The answer is not just logistical in nature; more important is the philosophical aspect. When it comes to bee/hive management, you're going to need someone that shares your view on not just how to feed, but whether to feed at all. Or to treat, to drone trap, pinch a queen… to help you with all the hard decisions so you can just get on with the business of keeping bees. Make sure to ask you mentor candidate what their philosophies are. As silly as it may seem, this is where the Mason Jar Philosophy comes into play. Some beekeepers put their honey only in glass and they use mason jars because they're maker-ish or something. I prefer glass too, but I have an issue with mason jars being used for honey. Mason jars and two-piece lids are for jelly and jam-making. If you're not "putting up" your honey, why on Earth would you use a mason jar? While jar style might not be the yard-stick to measure a mentor with, you need something to go by when looking for a mentor that believes the same things you do. So go ahead and find a beekeeper using the same style hive as you've chosen, and ask them what their mason jar philosophy is.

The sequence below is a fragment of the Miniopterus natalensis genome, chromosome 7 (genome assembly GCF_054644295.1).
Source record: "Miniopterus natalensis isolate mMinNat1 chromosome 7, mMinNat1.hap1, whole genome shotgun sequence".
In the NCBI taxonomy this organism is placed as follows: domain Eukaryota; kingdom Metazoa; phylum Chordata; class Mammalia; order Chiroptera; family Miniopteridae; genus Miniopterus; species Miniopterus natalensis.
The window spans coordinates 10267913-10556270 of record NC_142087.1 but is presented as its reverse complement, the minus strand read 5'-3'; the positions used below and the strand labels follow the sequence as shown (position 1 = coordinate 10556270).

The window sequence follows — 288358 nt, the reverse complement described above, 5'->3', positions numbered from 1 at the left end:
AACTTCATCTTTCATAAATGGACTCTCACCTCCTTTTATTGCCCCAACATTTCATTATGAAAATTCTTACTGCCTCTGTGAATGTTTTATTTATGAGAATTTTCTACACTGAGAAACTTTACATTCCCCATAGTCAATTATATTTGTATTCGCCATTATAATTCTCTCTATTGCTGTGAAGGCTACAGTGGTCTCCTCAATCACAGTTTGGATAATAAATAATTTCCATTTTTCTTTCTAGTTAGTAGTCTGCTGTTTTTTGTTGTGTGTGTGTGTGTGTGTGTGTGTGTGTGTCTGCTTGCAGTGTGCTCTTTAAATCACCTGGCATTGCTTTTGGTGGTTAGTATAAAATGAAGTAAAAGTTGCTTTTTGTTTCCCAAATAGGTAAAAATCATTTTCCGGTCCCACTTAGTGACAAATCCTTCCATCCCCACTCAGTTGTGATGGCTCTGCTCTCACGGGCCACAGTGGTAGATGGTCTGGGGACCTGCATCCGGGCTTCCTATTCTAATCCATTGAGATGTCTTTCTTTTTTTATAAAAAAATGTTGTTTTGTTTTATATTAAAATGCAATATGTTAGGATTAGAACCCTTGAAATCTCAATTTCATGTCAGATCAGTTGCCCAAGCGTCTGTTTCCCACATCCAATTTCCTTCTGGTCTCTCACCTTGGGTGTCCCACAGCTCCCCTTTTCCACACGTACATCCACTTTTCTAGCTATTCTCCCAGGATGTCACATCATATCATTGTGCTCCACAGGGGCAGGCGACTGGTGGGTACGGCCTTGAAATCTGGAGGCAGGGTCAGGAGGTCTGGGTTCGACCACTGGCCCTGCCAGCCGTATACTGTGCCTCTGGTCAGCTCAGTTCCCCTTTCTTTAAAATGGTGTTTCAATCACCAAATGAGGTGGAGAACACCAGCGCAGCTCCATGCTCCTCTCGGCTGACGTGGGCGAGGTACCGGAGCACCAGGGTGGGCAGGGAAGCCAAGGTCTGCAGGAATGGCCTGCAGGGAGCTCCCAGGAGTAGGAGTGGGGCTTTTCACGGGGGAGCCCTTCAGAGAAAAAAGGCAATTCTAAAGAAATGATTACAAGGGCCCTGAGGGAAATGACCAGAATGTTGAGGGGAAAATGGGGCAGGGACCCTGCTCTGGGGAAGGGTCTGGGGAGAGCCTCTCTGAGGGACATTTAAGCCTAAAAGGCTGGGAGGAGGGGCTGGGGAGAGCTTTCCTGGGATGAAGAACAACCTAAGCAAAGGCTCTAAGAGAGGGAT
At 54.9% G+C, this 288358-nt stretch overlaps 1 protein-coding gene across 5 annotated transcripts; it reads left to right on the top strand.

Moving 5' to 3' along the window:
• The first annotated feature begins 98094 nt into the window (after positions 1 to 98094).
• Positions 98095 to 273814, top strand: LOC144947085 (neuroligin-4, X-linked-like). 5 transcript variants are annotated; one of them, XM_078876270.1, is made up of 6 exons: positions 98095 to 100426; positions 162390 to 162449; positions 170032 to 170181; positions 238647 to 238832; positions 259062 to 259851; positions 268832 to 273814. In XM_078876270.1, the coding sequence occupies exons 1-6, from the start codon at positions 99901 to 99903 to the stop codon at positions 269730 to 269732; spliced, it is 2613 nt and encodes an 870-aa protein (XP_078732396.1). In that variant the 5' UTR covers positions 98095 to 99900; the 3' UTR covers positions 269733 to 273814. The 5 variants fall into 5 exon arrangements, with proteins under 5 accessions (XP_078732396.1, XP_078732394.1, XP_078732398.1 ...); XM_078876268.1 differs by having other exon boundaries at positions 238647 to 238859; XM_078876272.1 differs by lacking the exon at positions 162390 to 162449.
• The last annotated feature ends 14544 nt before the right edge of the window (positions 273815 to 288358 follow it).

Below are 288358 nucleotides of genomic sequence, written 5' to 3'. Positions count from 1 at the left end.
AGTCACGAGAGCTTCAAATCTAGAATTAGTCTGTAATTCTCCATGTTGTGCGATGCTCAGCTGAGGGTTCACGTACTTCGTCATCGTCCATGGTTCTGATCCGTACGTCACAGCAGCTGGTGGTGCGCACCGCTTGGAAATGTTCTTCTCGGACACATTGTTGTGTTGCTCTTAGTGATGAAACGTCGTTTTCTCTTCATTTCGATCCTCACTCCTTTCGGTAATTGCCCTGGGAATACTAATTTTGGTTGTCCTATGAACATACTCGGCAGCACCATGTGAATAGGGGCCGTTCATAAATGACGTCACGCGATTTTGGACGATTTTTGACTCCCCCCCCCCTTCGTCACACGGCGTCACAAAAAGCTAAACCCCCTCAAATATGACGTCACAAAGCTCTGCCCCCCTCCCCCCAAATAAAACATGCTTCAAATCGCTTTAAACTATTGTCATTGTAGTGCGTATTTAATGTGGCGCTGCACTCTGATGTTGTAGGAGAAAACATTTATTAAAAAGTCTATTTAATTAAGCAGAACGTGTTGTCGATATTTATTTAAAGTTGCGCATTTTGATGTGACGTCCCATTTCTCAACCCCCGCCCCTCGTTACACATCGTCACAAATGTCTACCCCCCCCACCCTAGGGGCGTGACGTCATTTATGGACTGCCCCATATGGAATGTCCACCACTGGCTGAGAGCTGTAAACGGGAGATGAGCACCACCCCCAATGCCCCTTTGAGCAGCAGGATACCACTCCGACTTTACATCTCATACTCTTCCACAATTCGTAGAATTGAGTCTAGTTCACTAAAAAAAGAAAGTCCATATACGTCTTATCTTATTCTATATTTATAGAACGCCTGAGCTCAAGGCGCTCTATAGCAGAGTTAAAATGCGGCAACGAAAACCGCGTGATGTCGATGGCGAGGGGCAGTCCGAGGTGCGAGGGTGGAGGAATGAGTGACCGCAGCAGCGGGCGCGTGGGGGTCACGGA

This kind of goes without saying; make sure that they're local. If your question is, "When do the Silver Maples start flowing in Denver; Can I stop feeding?" you want a Denver beekeeper to answer. The answer, by the way, is NOW and, "That Depends." Attend a local bee club meeting or two, specifically to find a mentor. There aren't a lot of seasoned TBH or Warré-style beekeepers, so be prepared for a reality where you're simply on your own.

A photo posted by BBHB (@backyardbee) on

#GoodToKnow: how to make your own jams, jellies and butters.